The term “cannabis cultivation” conjures images of patches of pot growing in fields that can be seen only from the air. Legalization in many states means this perception is a thing of the past. Commercial cannabis farming is just like farming any other crop. And as with any other agricultural product, certain basics need to be in place for a commercial operation to flourish.
If you’re new to the farming business, you’ll need a business plan. Farming requires planning to make sure financing and other elements including fixed and operational costs, marketing, and human resources are considered.
With cannabis, however, additional considerations enter the picture: state regulations and laws, licensing restrictions, product testing and traceability, in-depth employee training, security for the product and the waste, waste management and removal, and other logistics like packaging and transportation.
Any plans to go organic add another layer of complexity, including soil and water testing, fertilizer use, and the equipment necessary to accomplish everything without chemicals.
Location, location, location
Farming almost any crop requires one to consider location, for several reasons.
Outdoor growing simply is not practical in some areas. Some are too hot; others are too cold. Cannabis is fussy enough to need a fairly consistent, warm temperature to yield maximum growth. In addition, constantly changing weather can aid fungus development and crop destruction from drought, wildfires, high winds, excess rain, and hail. Mother Nature doesn’t always want to cooperate. An extended heat wave is all that is needed to ruin a crop. Farms in climates that can get unexpected snow or hail should be prepared with an easy-to-raise frame system that incorporates a canopy to cover the plants in the event of inclement weather.
Depending on the state, regulations may mandate how much and where cannabis can be grown and what security measures must be in place. For example, Washington state requires a fence or other physical barrier that is at least eight feet high surrounding any grow area. Choosing an area to farm should begin and end with local and state regulations as, after climate, these will have the most impact.
As with any other crop, farmers must have enough space to leave acceptable distance between plants while yielding enough product to be worth the effort. That usually means a more rural location, which is best from a security perspective, too.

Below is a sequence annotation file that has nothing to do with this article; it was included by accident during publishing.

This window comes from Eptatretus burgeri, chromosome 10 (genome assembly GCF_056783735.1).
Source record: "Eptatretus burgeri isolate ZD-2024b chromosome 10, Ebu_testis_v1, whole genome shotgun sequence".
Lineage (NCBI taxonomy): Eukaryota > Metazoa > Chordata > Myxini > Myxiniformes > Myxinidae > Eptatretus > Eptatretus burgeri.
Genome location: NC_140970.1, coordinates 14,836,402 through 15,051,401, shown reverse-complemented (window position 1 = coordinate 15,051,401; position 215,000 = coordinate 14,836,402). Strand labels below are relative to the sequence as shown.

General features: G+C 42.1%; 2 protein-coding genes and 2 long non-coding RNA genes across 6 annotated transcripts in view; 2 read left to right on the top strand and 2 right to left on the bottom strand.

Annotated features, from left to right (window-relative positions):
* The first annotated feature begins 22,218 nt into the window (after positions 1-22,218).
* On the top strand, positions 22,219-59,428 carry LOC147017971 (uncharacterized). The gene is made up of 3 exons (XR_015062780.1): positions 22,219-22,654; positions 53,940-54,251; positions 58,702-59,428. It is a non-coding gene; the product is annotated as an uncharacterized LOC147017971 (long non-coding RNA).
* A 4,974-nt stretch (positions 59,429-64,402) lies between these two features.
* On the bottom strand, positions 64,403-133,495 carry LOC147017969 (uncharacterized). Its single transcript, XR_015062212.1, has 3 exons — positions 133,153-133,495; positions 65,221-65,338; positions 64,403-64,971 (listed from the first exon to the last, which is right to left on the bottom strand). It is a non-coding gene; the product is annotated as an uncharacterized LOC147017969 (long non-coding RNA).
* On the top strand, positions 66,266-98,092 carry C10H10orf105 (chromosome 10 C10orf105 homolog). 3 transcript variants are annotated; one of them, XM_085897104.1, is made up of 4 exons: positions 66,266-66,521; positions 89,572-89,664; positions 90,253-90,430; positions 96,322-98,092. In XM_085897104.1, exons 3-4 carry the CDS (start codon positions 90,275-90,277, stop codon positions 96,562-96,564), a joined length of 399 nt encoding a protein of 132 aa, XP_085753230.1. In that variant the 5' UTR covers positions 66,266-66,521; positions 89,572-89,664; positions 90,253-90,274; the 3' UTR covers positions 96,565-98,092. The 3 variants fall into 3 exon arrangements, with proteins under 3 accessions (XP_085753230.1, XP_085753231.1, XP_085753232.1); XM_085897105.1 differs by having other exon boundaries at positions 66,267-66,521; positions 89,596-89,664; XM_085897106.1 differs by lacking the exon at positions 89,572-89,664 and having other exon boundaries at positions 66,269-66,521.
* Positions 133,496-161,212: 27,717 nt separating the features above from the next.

Quality starts with the soil
Crop quality is determined primarily by the quality of the soil in which plants are grown. Soil must possess optimal pH levels and a good balance of nitrogen, phosphorus, and potassium (NPK) as a nutrient base. Soil testing will reveal both the nutrient and pH levels, allowing you to determine whether the current soil needs to be improved or even replaced altogether.
High-quality compost can go a long way toward improving the medium, but it’s important to note that unlike vineyards, where grape farmers can use organic waste from their crops to create compost, many states and municipalities prohibit using cannabis waste to create compost.
Water and irrigation are huge components of soil management as well, so ensuring an adequate watering system—rather than hoping Mother Nature will bless the crop—is essential. Wastewater management also must be considered within the context of local regulations.
Cannabis plants attract specific pests, including budworm caterpillars. Also known as tobacco budworms, these pesky insects often go undetected by amateur farmers until their devastation is complete. They feast inside immature flowers, and their output causes the growing buds to mold from the inside out—meaning the damage is not discovered until harvest time.
It’s tedious work, but in order to avoid using a chemical solution the diligent farmer must inspect plants closely and remove budworms and the affected buds by hand before the problem spreads.
Tip: Budworms are most active in the evening, so it’s easiest to catch them by lamplight.
While regulations vary by jurisdiction, an acceptable insecticide for pests like budworm is Bacillus thuringiensis sub. kurstaki, better known as Btk. The organism—which is fatal to caterpillars but not other animals or humans—works as a stomach poison, so it must be applied before plants are in bud and the caterpillars are active. Btk is most effective on young or small caterpillars, so timing of the application is critical. Whether this is an option depends upon local regulations so, again, it’s worth investigating local laws before selecting a location for a new commercial operation.
Farming isn’t always easy, and cannabis-specific considerations for a commercial grow facility can be vexing, but smart preparation that leads to superior yields will make the aggravation worthwhile.
Anthony “Ant” Franciosi is an honest-to-goodness farmer whose fingers are as green as the organic cannabis he grows. He is the proud founder of Honest Marijuana, an all-natural, completely organic marijuana growery in Colorado.